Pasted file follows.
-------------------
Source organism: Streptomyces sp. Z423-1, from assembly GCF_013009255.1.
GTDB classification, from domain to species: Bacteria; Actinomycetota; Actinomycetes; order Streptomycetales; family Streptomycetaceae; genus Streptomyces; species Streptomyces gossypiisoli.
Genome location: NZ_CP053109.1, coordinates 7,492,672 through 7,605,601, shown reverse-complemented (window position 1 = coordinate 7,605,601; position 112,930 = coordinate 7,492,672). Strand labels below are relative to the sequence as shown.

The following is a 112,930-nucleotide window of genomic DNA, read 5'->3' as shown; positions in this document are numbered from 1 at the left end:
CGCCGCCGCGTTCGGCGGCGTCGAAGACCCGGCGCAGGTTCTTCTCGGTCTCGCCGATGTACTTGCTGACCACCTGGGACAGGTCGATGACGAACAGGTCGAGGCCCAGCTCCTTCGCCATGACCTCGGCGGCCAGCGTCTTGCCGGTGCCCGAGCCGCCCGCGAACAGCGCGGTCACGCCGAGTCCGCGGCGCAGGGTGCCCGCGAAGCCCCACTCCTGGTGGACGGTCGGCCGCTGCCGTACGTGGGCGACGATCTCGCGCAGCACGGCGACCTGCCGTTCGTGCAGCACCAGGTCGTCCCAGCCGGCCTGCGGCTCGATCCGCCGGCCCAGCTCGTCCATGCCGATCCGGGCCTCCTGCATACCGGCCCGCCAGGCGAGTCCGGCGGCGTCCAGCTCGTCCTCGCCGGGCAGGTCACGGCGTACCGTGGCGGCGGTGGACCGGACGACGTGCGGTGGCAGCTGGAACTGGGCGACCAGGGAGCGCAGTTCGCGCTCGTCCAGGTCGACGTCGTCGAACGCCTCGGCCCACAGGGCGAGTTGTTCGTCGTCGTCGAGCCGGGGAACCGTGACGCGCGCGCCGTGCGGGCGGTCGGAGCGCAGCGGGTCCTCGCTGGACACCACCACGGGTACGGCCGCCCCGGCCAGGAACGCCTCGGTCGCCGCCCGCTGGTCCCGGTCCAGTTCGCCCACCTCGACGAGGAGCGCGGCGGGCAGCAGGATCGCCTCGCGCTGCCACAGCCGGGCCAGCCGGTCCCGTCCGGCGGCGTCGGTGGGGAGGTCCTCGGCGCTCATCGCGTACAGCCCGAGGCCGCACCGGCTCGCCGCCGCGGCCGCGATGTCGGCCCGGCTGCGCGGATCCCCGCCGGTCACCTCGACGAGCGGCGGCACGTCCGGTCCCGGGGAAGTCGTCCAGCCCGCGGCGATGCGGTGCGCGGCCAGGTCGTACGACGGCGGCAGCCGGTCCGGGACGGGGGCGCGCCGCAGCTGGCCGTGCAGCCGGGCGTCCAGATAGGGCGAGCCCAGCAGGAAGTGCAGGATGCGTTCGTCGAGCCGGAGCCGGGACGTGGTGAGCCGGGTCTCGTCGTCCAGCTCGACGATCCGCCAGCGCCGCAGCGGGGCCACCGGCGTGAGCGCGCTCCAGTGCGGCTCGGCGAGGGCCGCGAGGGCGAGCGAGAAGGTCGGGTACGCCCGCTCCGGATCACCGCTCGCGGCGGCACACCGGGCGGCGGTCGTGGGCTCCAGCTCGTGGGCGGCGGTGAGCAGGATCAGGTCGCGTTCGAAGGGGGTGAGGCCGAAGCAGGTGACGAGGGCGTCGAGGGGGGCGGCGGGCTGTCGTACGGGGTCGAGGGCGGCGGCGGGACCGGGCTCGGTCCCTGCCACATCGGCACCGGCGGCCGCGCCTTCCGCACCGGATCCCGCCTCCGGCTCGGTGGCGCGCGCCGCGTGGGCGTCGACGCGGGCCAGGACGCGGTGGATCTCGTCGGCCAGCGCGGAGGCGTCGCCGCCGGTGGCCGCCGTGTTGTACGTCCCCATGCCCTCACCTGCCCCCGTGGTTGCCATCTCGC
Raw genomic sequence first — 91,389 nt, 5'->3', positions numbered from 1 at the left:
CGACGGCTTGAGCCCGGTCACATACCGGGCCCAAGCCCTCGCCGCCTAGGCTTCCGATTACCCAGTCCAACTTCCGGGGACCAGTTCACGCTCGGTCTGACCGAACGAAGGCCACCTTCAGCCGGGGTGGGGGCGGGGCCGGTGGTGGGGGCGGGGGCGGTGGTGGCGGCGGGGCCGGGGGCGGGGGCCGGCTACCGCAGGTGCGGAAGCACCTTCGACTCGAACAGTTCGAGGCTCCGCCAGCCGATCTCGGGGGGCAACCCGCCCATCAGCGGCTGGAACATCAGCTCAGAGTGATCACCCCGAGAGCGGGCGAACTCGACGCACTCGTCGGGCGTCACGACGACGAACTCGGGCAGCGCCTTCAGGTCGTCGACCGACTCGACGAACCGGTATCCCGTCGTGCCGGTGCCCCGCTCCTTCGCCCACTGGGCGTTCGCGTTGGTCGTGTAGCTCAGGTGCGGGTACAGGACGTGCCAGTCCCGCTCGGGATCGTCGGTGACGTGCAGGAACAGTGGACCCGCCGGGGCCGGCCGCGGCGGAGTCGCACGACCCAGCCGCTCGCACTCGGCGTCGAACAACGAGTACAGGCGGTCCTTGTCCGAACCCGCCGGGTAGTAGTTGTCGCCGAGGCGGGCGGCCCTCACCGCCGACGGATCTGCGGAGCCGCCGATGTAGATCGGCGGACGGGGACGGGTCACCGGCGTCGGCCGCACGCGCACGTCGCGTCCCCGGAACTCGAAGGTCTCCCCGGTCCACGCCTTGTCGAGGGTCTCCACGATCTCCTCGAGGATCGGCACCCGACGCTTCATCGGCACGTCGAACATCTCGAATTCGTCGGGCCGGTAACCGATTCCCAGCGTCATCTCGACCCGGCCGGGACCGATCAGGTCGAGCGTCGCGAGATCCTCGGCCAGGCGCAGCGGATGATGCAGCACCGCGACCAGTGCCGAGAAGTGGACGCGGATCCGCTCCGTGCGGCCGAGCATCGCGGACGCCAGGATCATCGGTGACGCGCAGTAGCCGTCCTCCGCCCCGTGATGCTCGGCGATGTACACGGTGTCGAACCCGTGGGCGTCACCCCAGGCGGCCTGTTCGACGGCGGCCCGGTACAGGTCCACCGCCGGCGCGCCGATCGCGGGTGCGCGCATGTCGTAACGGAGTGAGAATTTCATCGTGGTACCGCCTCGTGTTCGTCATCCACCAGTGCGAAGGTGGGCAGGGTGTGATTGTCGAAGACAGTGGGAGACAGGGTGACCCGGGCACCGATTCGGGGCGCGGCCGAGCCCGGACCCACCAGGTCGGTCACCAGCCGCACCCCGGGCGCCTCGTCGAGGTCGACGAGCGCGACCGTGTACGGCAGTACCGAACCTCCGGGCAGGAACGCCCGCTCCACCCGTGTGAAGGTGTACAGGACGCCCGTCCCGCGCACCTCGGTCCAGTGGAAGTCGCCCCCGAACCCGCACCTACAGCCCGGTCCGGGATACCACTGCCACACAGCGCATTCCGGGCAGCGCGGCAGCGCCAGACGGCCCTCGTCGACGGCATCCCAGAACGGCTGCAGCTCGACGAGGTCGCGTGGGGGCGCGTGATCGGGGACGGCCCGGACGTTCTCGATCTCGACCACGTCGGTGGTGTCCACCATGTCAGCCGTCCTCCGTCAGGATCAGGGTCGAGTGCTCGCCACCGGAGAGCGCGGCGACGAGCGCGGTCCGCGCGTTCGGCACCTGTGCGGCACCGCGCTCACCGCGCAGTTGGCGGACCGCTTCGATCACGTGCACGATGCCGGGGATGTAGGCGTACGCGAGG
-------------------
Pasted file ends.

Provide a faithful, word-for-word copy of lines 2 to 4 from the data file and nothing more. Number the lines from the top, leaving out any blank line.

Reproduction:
GTDB classification, from domain to species: Bacteria; Actinomycetota; Actinomycetes; order Streptomycetales; family Streptomycetaceae; genus Streptomyces; species Streptomyces gossypiisoli.
Genome location: NZ_CP053109.1, coordinates 7,492,672 through 7,605,601, shown reverse-complemented (window position 1 = coordinate 7,605,601; position 112,930 = coordinate 7,492,672). Strand labels below are relative to the sequence as shown.

The following is a 112,930-nucleotide window of genomic DNA, read 5'->3' as shown; positions in this document are numbered from 1 at the left end: